Sunday, January 6, 2019

Sunday Message - January 6, 2019 - Peculiar People Rule!

In the 15th century the word peculiar meant ‘private property’ or ‘something belonging exclusively to one person.’ Over time, that idea of singularity became laced with more judgemental terms such as ‘odd’ or ‘eccentric.’ Today, along with its now-layered meaning of odd and eccentric singularity, we have added a layer of complimentary value to the definition as one who thinks outside the box. Peculiarity has always had an evolving relationship with the rest of civilized society.
And thank God for that.
How many of us know someone who we might, by definition, consider peculiar? How many of us might consider ourselves the same? I absolutely know that I do. Sometimes it makes me feel special, sometimes it makes me feel a target. I don’t believe for one minute that everyone hasn’t experienced the same.
There’s a bit of biblical background for this word as well. Both Moses in the Old Testament as well as the disciple Peter in the New Testament used it to refer to a people who belonged specially to God.
To belong to something in that sense is not the same as thinking themselves property, let’s be clear. To belong to God in this particular sense means to embody It. To claim oneself a practitioner of a set of guidelines believed to be of divine origin. They belonged to those ways as they belonged to the ones who taught them. They were one with them.
Unitarian Universalism is a peculiar faith. In all senses of the word. It allows for dissent so long as it is presented with love and respect. In many ways, both of those ideas are quite peculiar. It says that you are allowed to be different here. In fact, it’s celebrated. But play nice. There are those who seek conformity at all costs. Even in the name of God. But that approach is a contradiction in terms. Here at First Parish you are allowed to think of the Ultimate Reality in any way you see fit. But contrary to popular belief that definitely does not mean that we have no beliefs. Love is our doctrine. All else is merely commentary.
That is quite peculiar.
It is peculiar in the sense that it is odd for an organized, essentially-Christian religion to tell you that you have permission to think for yourself. Which ties into the second idea behind peculiarity, that we expressly belong to something. One might think it means we belong to the church. But that is, in a sense, incorrect. You do not belong to this church building. Even if you are a member.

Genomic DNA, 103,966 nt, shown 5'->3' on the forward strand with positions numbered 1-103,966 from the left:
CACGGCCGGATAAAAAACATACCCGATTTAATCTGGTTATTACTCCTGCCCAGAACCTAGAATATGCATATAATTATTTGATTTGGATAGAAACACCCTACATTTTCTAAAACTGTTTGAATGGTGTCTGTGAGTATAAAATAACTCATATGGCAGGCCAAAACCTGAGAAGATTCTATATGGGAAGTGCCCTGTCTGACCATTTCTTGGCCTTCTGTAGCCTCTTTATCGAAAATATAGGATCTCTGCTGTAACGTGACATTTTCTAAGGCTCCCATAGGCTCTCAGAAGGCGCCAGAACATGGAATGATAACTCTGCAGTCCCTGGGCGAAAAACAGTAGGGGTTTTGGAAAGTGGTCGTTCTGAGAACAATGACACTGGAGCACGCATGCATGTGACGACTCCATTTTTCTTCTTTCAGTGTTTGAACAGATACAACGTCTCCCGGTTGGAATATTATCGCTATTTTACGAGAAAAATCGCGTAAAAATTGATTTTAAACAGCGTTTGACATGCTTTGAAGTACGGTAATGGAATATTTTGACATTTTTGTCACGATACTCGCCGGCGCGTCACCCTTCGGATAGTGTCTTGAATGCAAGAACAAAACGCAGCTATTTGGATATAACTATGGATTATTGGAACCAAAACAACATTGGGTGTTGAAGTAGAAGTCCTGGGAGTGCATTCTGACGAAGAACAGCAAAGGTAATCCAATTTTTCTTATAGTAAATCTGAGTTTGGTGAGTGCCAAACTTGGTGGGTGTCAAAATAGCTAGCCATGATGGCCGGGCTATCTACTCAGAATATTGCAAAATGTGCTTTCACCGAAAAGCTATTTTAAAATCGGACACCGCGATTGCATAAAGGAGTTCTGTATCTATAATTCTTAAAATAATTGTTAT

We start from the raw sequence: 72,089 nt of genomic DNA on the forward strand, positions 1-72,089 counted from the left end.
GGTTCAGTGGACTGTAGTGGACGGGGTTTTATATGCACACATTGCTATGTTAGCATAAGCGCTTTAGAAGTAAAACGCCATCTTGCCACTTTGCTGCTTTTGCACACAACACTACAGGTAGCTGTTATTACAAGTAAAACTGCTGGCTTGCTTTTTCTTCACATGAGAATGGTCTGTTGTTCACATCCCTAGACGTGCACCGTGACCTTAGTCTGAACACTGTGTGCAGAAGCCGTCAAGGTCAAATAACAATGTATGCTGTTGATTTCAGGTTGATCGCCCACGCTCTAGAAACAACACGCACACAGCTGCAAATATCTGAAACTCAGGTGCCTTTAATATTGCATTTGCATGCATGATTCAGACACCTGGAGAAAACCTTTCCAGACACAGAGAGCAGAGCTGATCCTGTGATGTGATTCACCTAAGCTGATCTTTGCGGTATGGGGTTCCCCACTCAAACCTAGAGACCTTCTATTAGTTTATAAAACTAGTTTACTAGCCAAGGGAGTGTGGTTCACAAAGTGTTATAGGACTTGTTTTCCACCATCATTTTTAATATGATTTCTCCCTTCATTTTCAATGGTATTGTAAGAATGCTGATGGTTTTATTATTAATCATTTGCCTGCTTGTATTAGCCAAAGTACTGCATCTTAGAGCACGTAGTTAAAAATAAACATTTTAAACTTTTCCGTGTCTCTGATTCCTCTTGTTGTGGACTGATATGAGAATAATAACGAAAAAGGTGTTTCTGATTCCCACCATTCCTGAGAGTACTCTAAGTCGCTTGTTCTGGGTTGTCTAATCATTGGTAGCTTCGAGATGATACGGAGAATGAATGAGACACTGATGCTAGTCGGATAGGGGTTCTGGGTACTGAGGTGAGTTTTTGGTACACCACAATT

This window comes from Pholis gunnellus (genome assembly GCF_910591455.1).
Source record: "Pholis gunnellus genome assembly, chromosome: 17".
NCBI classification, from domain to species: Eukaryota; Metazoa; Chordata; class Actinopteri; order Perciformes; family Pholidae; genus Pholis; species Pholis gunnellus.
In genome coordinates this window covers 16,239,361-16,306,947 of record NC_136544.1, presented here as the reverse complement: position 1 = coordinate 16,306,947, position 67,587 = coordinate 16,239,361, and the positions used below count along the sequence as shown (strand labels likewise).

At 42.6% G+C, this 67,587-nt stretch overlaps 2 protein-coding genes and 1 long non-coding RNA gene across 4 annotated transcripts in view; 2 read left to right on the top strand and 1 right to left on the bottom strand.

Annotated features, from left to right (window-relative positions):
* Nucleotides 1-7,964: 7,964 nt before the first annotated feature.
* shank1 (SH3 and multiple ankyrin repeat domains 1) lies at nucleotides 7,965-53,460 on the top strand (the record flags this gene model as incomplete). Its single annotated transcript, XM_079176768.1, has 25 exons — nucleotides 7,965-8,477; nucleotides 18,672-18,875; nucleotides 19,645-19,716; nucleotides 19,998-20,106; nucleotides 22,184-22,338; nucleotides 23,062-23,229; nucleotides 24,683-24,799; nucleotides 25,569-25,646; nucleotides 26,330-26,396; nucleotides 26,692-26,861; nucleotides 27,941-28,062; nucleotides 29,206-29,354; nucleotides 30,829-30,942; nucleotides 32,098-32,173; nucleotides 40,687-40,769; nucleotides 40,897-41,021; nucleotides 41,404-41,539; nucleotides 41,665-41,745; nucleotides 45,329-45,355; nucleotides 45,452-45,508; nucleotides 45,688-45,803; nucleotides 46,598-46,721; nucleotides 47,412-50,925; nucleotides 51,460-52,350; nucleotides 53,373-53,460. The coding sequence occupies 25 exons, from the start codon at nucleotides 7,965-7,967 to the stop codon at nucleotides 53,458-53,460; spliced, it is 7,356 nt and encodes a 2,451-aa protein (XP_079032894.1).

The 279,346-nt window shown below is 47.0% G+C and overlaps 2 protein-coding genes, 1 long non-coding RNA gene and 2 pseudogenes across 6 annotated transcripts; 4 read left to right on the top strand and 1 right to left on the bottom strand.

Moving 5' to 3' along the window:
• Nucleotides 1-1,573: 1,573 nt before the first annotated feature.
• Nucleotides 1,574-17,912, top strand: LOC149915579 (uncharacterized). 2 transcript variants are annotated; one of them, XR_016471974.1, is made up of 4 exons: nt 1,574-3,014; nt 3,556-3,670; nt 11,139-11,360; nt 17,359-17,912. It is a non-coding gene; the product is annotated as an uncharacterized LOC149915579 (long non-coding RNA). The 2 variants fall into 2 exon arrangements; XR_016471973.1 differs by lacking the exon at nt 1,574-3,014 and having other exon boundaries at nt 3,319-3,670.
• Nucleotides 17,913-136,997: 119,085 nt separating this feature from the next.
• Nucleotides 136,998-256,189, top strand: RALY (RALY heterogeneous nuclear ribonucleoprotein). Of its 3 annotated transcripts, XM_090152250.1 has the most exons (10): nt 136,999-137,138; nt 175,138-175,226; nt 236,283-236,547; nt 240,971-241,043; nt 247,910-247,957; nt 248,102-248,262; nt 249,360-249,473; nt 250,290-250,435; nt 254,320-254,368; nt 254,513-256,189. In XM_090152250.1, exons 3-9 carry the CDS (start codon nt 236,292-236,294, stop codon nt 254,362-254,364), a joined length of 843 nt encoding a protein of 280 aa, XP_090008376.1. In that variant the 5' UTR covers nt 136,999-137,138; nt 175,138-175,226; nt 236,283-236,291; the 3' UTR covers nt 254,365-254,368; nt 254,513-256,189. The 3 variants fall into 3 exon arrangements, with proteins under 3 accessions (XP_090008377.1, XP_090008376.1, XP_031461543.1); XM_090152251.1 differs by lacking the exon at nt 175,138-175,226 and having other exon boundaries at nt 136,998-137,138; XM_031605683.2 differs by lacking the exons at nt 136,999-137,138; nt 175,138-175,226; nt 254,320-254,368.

What the peculiar doctrine of love teaches us, through our sources and principles, is that you recognize that you belong to yourself first. You are the epicenter of your experience. You are the conduit of positive energy and compassion. You are the engine of love on this planet. This peculiar doctrine of love teaches that you are not just allowed, but encouraged to seek your own truth in the safe company of other seekers, and take action as a group, an ekklesia, a church body. Through this we find we belong to one another in the same way we belong to ourselves. How peculiar.
When someone is a revolutionary, they have made themselves peculiar to two opposing groups of people at the same time. To one they have declared they belong, to the other they have declared themselves different. A revolutionary seeks, through one method or another, to facilitate change. A revolutionary makes it a calling to comfort the afflicted and afflict the comfortable, because they both belong to one and differ from the other. A revolutionary has a long neck which sticks out above the crowd yet still can hold their hands.
We have had many such peculiar people in human history. People who have dragged our civilization out of the dark ages and prepared it for the dangerous time to come—which happens to be now—when we would be able to really see what everyone is up to behind closed doors. The keyhole has been enlarged by their action. And we are seeing through it more clearly than ever before. It is the peculiar people who have prepared us for the great shift we are experiencing at this very moment. Thanks be to them all. Especially those with inconvenient truths, for those are the ones we need to hear the most.
Being peculiar requires a tremendous amount of courage, fortitude and above all, willingness, to not just recognize the need for change, not just to know how to make that change happen, but the bravery to set that change in motion. The bravery to risk martyrdom for the sake of those to whom you belong; to whom you are most peculiar.
Let’s now list some peculiar people through the ages whose names may not all be familiar all to us, but for whose courage, our society now stands a chance of surviving the next age. Trust that they have prepared us well; to see truth, to sense lies, to insist upon integrity and design systems meant to protect us from our darker impulses while still allowing enough freedom to fail. And learn. And grow.

[Note: the following are excerpted from’s August 18, 2017 article “25 Unbelievable People Who Changed the World” by  ( accessed January 2019)]

Charles Darwin - A renowned English naturalist, geologist, and biologist, Charles Darwin came up with a theory that made us rethink our place in the world. Know as evolution by natural selection, his idea that all species of life (including humans) have evolved from common ancestors shook the whole world. Darwin published his theory of evolution with compelling evidence in his revolutionary book On the Origin of Species in 1859.

Tim Berners-Lee - Born in 1955, Tim Berners-Lee is an English engineer and computer scientist, best known as the inventor of the World Wide Web. Sometimes also referred to as the “Father of the Internet,” Berners-Lee designed and built the first Web browser, editor, and server. These widely adopted technologies have changed the way information is created and consumed forever.

Gautama Buddha - Gautama Buddha—also known as Siddhartha Gautama—was a spiritual leader on whose teachings Buddhism was founded. Buddha was born as a prince into luxury in the 6th century BC. However, when he grew up, he embarked on a journey of self-discovery. Through Buddhism, he has influenced lives of millions people all over the world.